Dharkar: How can different testing facilities share their data? Are there any data banks that are collecting this information?
Amr: Yes, absolutely. There are several initiatives for data sharing from a variety of sources: research, clinical, molecular laboratories. One such effort that our lab is involved in is the ClinVar database, a publically available database that encourages different labs to submit their variants and their variant classifications (for example, are these variants pathogenic or benign), and what clinical features are seen in the individuals that have these variants.
In addition, this particular database provides a rating for the variant classification. For example, if a variant was only seen and classified once, it would get a one-star rating. But if it was seen in multiple clinical diagnostics laboratories that all agree on its classification, it may receive a two- or three-star rating, to reflect a higher confidence in the community on this classification.
There are other databases, such as dbSNP, Exome Variant Server and many disease-specific databases out there as well. While these databases are useful to tell you if a variant was seen in the general population or in other individuals with hearing loss, you have to be careful when using these databases because the classification system or assessment process for variants in other databases may not be as reliable as in ClinVar.
Tina Posch: As genetic testing becomes more affordable and clinically beneficial, what controversies or ethical dilemmas do you foresee down the road?
Amr: Good question and an important issue that people in the clinical genetics field are trying to address. One of the main ethical or controversial issues is related to the return of results. For example, if a patient comes in for hearing loss testing, and we identify a mutation that does not address the hearing loss but is associated with a different disease, do we return that information to the patient? This is compounded if this disease is something untreatable.
The argument is that some people do not want to know if they will develop Huntington’s disease because there is no cure for it or treatment. On the other hand, if we do identify mutations for a disease that can be managed or treated, which diseases should make it on that list? It’s still an ongoing debate within the field and I think it will take some time to identify what will be best for clinicians and patients in terms of data return. Another concern with patients is related to discrimination based on genetic information related to employment or health insurance—however, this has been addressed by Congress through several laws that prohibit the use of genetic information for this purpose.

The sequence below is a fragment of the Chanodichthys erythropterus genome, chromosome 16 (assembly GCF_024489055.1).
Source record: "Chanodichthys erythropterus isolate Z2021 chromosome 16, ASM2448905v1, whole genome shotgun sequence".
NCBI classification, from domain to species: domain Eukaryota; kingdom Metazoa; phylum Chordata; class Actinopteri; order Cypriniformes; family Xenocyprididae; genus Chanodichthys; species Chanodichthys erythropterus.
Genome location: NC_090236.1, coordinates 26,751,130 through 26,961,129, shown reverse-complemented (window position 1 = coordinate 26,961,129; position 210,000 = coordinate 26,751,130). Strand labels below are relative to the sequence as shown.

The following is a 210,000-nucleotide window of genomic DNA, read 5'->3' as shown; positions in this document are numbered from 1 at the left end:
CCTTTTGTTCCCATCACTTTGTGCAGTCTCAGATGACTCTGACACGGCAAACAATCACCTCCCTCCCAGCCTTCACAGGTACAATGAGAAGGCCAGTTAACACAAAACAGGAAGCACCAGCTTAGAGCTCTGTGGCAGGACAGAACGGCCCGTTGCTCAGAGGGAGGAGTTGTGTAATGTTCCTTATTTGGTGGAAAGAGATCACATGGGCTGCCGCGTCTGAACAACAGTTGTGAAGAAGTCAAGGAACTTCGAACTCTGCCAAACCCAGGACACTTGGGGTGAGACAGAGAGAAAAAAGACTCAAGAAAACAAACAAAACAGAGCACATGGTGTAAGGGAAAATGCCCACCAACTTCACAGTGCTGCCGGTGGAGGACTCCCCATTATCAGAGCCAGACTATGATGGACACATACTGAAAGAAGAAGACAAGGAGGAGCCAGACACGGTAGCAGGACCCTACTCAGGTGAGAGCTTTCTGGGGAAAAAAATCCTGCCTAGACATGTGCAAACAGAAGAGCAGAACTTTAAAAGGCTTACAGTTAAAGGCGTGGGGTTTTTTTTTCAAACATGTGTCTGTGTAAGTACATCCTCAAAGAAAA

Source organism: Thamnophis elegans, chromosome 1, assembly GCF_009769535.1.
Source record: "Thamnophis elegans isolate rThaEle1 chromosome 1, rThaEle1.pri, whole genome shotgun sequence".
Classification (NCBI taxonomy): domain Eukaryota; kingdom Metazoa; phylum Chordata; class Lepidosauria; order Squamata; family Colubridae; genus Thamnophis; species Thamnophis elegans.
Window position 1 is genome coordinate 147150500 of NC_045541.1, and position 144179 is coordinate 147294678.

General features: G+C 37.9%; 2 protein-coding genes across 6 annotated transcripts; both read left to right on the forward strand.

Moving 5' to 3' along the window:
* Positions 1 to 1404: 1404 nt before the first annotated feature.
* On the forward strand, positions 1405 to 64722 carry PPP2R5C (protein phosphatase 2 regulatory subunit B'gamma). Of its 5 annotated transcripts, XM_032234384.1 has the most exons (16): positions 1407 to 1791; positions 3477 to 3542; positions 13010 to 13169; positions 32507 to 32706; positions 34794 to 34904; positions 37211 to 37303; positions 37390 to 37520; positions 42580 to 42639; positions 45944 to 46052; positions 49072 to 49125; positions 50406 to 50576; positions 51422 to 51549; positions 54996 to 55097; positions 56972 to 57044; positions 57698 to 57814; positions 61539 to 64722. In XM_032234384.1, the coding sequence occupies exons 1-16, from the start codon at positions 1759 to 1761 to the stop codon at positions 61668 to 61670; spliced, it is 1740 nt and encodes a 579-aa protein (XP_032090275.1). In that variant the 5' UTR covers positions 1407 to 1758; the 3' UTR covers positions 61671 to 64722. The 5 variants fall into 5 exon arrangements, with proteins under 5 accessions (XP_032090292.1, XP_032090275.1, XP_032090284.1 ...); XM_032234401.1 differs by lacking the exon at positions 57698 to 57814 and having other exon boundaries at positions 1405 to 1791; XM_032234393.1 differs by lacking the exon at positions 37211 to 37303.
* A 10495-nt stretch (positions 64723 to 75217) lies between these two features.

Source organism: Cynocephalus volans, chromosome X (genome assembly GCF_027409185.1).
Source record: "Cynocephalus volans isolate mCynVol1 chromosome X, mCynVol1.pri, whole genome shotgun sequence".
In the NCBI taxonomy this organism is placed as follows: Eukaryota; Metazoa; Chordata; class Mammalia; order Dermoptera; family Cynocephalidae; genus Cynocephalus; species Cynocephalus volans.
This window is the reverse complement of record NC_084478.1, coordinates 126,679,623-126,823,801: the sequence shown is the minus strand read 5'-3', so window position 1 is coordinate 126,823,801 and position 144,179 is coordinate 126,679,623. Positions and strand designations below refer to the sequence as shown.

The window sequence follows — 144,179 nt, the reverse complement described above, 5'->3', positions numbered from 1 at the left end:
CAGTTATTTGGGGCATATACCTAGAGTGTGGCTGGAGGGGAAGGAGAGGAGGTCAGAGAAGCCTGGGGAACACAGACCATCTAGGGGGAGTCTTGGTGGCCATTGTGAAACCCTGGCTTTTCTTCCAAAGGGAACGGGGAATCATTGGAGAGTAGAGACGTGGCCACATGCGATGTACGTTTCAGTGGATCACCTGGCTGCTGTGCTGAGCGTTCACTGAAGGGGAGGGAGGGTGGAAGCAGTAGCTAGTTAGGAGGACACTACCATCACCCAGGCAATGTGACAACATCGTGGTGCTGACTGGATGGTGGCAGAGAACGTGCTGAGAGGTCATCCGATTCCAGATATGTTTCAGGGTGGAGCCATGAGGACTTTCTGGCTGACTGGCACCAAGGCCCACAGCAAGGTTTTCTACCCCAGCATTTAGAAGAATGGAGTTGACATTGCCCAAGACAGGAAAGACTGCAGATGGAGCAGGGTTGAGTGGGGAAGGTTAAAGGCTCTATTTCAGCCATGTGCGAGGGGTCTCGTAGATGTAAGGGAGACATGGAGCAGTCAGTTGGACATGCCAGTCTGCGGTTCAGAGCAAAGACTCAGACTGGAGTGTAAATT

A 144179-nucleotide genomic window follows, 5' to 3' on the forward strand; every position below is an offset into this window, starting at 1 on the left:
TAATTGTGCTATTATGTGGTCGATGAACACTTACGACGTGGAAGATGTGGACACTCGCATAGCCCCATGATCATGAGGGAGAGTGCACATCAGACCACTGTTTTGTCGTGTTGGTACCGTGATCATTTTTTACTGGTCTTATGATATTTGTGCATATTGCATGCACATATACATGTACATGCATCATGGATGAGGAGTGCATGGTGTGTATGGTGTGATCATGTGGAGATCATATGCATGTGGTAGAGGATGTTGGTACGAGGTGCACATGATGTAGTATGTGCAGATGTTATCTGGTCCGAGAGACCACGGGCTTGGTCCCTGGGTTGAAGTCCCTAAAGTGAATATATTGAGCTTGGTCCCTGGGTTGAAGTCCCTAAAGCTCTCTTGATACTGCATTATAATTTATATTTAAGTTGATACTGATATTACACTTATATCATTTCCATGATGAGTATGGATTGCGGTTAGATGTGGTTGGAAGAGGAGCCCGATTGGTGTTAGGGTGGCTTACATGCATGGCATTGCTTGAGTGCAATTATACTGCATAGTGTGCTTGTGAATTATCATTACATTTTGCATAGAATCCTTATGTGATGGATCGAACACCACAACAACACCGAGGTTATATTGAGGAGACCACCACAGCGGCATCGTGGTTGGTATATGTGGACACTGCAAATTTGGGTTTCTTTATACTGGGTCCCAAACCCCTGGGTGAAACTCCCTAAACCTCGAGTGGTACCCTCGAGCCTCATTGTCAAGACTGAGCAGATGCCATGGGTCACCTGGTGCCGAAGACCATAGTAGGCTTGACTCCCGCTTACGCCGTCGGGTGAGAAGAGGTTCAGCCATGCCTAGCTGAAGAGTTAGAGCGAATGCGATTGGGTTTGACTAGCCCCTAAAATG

One of the main ethical or controversial issues is related to the return of results. For example, if a patient comes in for hearing loss testing, and we identify a mutation that does not address the hearing loss but is associated with a different disease, do we return that information to the patient? This is compounded if this disease is something untreatable.

Gonzalez: In your presentation you said that, “You need to do a segregation analysis of family members.” Do geneticists want to do analysis of all family members who will volunteer, or—because of the cost—do they focus on only those members who have a hearing loss?
Amr: I always say the more segregation information we can carry out, the better. For laboratories, being able to do segregation analysis for variants of unknown significance is very helpful and many labs offer this for free for any family members. The cost of segregation analysis for one or two variants is a fraction of the cost of the entire panel and many labs are willing to take this cost on so as to provide a better report. However, usually segregation analysis in affected family members will provide more useful information to support a classification.
Mary Violanti: In practice, is genetic testing for hearing loss usually only requested for pediatric patients? For adult patients with acquired hearing loss and/or vestibular problems, any red flags that suggest a genetic test panel would be a good idea?
Amr: From the clinical laboratory side, we do see more genetic testing being requested for pediatric patients, often to follow up on a newborn screen and/or a family history of hearing loss. I think a reason for this may be related to the fact that congenital hearing loss has a greater chance of having a genetic cause and is often more severe than adult-onset hearing loss. However, there are several genes that cause late-onset hearing loss, with variable penetrance and expressivity, and may manifest with additional clinical features. I discussed KCNQ4 in the presentation, which manifests with a later-onset hearing loss and is inherited in an autosomal-dominant fashion; genetic testing in this case can inform family members of their risk for developing hearing loss, progression of disease, and risk for children.
Another one that comes to mind is variants in WFS1 that cause autosomal-dominant hearing loss that has a later onset and may affect mid-frequencies or, more commonly, low frequencies. However, in some families, variants in WFS1 may also cause additional phenotypes such as late-onset diabetes and/or optic atrophy.
And for individuals that inherit two WFS1 mutations from both parents, they may manifest with Wolfram syndrome, which is characterized by juvenile-onset of diabetes, optic atrophy and hearing loss. So there is certainly a lot of utility in testing if genetics is suspected in individuals with adult-onset hearing loss.
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February 2015
Volume 20, Issue 2